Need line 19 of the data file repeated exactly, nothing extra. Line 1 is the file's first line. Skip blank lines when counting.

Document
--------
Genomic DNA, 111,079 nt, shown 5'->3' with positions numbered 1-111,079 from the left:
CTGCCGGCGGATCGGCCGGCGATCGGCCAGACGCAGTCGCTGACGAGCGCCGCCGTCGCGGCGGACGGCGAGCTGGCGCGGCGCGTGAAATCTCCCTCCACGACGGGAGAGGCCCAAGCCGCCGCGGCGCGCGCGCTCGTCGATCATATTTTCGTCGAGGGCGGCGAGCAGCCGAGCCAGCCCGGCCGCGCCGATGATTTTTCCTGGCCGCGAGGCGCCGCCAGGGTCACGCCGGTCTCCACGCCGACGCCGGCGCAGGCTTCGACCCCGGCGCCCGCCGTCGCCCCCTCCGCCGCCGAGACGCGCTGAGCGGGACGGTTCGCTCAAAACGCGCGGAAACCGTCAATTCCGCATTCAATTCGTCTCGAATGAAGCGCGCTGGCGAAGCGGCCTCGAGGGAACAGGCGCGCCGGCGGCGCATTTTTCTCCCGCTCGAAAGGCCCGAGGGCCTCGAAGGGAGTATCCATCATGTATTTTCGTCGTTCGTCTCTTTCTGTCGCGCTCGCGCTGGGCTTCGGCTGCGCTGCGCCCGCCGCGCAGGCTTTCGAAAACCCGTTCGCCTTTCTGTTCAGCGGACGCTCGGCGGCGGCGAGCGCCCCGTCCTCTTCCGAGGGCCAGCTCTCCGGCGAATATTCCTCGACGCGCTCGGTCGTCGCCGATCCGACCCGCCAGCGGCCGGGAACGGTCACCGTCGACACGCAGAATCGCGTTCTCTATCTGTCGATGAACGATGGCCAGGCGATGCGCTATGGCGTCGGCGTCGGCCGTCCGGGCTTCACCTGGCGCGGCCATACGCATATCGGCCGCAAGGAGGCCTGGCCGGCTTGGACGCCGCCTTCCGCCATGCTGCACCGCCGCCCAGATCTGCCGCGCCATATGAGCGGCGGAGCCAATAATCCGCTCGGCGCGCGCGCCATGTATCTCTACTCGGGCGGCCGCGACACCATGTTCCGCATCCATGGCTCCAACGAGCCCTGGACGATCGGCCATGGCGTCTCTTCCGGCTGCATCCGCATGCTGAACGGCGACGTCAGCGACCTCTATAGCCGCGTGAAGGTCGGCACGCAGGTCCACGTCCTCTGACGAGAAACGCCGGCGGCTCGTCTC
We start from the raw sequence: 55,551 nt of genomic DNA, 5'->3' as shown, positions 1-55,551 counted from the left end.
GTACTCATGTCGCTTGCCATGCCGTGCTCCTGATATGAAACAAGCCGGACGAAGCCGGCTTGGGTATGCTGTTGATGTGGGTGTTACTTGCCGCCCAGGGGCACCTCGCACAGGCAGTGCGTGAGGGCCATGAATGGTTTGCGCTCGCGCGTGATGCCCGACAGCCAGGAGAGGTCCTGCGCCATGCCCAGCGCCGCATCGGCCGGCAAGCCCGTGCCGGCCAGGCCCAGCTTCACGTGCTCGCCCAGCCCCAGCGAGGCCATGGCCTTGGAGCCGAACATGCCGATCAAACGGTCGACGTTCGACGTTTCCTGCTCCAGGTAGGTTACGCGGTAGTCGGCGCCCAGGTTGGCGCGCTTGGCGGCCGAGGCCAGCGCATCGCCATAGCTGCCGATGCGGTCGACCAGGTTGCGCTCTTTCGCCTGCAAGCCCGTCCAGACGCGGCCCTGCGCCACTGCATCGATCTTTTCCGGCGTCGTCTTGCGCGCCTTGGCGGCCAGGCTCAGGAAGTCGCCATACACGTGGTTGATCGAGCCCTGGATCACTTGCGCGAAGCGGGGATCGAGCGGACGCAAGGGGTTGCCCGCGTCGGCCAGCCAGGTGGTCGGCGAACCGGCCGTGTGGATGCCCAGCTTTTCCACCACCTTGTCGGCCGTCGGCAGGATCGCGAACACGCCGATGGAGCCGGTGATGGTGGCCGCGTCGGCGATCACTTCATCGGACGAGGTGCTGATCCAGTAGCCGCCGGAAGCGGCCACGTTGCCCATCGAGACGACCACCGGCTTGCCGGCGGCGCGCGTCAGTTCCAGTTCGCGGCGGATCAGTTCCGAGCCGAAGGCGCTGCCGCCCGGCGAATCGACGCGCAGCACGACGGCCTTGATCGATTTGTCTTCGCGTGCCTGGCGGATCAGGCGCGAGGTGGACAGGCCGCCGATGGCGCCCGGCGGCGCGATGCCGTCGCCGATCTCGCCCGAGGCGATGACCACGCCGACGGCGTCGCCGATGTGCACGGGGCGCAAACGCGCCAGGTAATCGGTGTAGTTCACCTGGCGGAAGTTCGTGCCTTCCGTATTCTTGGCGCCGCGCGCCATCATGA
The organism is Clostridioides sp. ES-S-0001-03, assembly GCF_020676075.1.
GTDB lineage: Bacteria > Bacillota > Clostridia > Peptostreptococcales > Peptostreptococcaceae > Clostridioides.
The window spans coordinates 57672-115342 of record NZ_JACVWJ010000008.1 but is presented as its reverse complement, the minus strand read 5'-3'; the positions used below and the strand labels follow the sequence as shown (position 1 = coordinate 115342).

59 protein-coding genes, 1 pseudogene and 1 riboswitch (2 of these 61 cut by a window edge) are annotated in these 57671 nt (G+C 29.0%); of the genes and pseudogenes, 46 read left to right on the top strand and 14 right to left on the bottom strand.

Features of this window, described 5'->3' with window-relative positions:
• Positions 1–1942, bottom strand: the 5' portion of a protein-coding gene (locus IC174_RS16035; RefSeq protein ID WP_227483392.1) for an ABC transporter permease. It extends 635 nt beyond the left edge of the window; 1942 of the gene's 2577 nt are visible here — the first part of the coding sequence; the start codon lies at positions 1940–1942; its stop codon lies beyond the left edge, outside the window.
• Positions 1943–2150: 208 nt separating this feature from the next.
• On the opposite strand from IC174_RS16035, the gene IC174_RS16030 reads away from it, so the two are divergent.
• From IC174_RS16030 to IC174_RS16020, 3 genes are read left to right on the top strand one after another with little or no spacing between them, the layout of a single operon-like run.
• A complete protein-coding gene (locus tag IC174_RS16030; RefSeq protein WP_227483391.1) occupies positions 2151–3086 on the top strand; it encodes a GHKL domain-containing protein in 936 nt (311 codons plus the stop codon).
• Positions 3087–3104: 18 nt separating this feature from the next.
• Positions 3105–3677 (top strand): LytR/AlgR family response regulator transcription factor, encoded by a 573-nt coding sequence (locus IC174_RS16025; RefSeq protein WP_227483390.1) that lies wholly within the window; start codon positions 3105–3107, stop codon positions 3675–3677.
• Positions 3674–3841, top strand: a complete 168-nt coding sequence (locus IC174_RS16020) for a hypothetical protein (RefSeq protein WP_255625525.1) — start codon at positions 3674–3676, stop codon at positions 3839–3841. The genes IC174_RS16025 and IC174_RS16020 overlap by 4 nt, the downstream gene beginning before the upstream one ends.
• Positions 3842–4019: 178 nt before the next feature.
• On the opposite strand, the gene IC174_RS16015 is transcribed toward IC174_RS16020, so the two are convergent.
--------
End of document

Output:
• On the opposite strand, the gene IC174_RS16015 is transcribed toward IC174_RS16020, so the two are convergent.